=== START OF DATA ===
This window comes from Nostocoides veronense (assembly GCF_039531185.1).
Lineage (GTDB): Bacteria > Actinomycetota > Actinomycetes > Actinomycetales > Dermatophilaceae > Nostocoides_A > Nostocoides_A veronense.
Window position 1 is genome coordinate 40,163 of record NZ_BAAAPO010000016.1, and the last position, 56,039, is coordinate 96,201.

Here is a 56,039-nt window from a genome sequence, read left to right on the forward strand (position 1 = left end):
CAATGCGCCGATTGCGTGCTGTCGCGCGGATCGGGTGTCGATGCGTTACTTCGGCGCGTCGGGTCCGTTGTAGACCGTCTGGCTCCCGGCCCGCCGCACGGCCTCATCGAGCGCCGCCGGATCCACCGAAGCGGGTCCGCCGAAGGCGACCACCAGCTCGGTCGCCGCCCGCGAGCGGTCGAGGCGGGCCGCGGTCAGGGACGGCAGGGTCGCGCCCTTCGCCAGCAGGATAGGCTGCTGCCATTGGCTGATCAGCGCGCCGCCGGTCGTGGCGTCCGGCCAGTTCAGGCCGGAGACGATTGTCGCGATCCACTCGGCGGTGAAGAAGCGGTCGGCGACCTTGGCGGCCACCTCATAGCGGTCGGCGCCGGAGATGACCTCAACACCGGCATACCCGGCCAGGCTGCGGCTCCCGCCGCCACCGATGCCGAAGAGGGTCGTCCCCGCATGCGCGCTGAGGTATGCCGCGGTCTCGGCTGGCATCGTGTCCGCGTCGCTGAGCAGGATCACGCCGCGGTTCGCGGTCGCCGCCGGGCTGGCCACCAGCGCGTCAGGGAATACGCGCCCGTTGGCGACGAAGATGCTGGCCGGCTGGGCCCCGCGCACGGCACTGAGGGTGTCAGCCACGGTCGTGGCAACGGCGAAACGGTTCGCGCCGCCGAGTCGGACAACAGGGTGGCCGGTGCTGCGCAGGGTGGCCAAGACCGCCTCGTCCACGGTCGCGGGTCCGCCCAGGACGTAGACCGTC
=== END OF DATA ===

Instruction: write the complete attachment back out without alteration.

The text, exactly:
This window comes from Nostocoides veronense (assembly GCF_039531185.1).
Lineage (GTDB): Bacteria > Actinomycetota > Actinomycetes > Actinomycetales > Dermatophilaceae > Nostocoides_A > Nostocoides_A veronense.
Window position 1 is genome coordinate 40,163 of record NZ_BAAAPO010000016.1, and the last position, 56,039, is coordinate 96,201.

Here is a 56,039-nt window from a genome sequence, read left to right on the forward strand (position 1 = left end):
CAATGCGCCGATTGCGTGCTGTCGCGCGGATCGGGTGTCGATGCGTTACTTCGGCGCGTCGGGTCCGTTGTAGACCGTCTGGCTCCCGGCCCGCCGCACGGCCTCATCGAGCGCCGCCGGATCCACCGAAGCGGGTCCGCCGAAGGCGACCACCAGCTCGGTCGCCGCCCGCGAGCGGTCGAGGCGGGCCGCGGTCAGGGACGGCAGGGTCGCGCCCTTCGCCAGCAGGATAGGCTGCTGCCATTGGCTGATCAGCGCGCCGCCGGTCGTGGCGTCCGGCCAGTTCAGGCCGGAGACGATTGTCGCGATCCACTCGGCGGTGAAGAAGCGGTCGGCGACCTTGGCGGCCACCTCATAGCGGTCGGCGCCGGAGATGACCTCAACACCGGCATACCCGGCCAGGCTGCGGCTCCCGCCGCCACCGATGCCGAAGAGGGTCGTCCCCGCATGCGCGCTGAGGTATGCCGCGGTCTCGGCTGGCATCGTGTCCGCGTCGCTGAGCAGGATCACGCCGCGGTTCGCGGTCGCCGCCGGGCTGGCCACCAGCGCGTCAGGGAATACGCGCCCGTTGGCGACGAAGATGCTGGCCGGCTGGGCCCCGCGCACGGCACTGAGGGTGTCAGCCACGGTCGTGGCAACGGCGAAACGGTTCGCGCCGCCGAGTCGGACAACAGGGTGGCCGGTGCTGCGCAGGGTGGCCAAGACCGCCTCGTCCACGGTCGCGGGTCCGCCCAGGACGTAGACCGTC